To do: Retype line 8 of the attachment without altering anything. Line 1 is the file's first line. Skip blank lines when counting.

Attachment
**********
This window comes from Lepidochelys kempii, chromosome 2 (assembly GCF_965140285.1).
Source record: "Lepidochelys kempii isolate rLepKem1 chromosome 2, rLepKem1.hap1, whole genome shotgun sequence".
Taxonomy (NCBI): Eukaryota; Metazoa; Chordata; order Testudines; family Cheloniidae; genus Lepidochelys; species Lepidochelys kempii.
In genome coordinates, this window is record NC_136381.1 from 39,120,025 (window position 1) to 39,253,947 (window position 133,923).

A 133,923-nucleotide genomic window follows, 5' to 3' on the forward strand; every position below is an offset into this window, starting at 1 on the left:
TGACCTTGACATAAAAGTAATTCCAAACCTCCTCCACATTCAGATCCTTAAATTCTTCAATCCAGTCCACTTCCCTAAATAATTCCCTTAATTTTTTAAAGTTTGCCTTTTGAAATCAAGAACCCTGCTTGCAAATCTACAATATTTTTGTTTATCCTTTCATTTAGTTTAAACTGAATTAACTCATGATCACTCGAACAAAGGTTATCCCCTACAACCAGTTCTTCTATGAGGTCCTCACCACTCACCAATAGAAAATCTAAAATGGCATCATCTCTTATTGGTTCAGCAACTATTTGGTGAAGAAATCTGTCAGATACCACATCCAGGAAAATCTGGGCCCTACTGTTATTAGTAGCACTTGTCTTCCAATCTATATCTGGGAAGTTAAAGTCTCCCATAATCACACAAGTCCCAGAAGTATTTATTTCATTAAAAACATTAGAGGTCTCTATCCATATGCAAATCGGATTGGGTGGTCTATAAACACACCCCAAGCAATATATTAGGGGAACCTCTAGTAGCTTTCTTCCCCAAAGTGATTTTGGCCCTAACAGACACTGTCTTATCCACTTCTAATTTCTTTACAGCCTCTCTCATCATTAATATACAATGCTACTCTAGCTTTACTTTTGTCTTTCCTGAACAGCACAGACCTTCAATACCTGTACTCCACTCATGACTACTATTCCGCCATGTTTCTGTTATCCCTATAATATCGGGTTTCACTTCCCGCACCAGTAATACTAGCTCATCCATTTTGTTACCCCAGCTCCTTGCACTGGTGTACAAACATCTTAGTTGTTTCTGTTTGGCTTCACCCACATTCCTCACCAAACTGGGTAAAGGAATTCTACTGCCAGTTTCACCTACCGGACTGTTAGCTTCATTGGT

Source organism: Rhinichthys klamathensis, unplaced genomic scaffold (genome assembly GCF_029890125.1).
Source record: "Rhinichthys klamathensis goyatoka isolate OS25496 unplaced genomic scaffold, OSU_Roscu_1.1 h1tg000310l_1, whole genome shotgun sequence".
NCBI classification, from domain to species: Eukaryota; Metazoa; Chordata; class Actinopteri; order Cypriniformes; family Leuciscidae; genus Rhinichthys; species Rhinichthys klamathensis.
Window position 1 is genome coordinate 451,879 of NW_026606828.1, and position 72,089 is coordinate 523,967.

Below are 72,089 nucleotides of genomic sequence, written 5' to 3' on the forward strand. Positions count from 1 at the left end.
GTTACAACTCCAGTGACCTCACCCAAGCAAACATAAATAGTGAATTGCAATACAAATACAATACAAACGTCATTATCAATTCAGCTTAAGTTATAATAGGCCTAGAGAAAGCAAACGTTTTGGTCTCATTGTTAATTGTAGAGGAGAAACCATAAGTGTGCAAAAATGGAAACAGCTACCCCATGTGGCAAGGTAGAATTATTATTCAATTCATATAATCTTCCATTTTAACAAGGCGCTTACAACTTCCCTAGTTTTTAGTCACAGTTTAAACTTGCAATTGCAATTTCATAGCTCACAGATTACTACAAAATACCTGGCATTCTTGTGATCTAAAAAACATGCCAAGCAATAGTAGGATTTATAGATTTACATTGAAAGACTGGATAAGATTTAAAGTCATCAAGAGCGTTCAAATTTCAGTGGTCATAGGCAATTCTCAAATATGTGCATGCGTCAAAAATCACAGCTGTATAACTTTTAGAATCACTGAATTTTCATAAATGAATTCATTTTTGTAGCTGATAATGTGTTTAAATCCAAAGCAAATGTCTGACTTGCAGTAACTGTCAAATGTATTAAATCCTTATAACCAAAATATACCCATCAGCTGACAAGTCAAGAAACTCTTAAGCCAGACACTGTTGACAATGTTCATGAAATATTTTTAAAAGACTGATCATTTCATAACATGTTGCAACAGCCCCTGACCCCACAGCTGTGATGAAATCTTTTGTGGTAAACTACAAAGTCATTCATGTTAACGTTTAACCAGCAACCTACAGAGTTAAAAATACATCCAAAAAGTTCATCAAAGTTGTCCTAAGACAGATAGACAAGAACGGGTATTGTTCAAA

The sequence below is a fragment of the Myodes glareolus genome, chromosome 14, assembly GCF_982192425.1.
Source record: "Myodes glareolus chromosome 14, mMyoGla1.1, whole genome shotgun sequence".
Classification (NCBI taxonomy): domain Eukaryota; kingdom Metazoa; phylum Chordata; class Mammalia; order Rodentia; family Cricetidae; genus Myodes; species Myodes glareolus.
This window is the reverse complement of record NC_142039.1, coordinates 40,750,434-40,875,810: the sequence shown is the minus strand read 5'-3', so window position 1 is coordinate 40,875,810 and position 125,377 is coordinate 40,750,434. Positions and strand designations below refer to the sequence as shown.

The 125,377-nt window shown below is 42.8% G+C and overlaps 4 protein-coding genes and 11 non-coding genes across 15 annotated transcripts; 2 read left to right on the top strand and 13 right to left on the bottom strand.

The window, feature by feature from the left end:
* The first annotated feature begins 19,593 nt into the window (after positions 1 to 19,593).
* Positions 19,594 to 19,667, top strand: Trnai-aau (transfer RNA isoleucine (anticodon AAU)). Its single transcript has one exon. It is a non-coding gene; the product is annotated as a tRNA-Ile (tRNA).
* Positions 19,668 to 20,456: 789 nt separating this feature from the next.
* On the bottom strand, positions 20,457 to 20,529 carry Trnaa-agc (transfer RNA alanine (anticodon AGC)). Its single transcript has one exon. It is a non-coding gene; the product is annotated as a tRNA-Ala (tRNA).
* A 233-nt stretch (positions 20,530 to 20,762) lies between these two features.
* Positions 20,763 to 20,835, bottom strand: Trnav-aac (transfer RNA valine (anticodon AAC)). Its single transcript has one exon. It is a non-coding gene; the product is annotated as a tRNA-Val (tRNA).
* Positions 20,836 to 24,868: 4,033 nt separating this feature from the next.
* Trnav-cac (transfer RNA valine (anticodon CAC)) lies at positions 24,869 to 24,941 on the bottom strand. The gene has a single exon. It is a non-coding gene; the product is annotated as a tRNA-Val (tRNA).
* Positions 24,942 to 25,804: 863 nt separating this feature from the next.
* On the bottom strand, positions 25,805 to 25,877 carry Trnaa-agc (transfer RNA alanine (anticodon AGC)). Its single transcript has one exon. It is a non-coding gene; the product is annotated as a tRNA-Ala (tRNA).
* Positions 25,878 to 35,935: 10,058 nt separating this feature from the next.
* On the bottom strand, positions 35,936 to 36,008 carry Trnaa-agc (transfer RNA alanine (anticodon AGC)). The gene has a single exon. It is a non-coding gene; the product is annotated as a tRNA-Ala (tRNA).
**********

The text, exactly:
Source record: "Rhinichthys klamathensis goyatoka isolate OS25496 unplaced genomic scaffold, OSU_Roscu_1.1 h1tg000310l_1, whole genome shotgun sequence".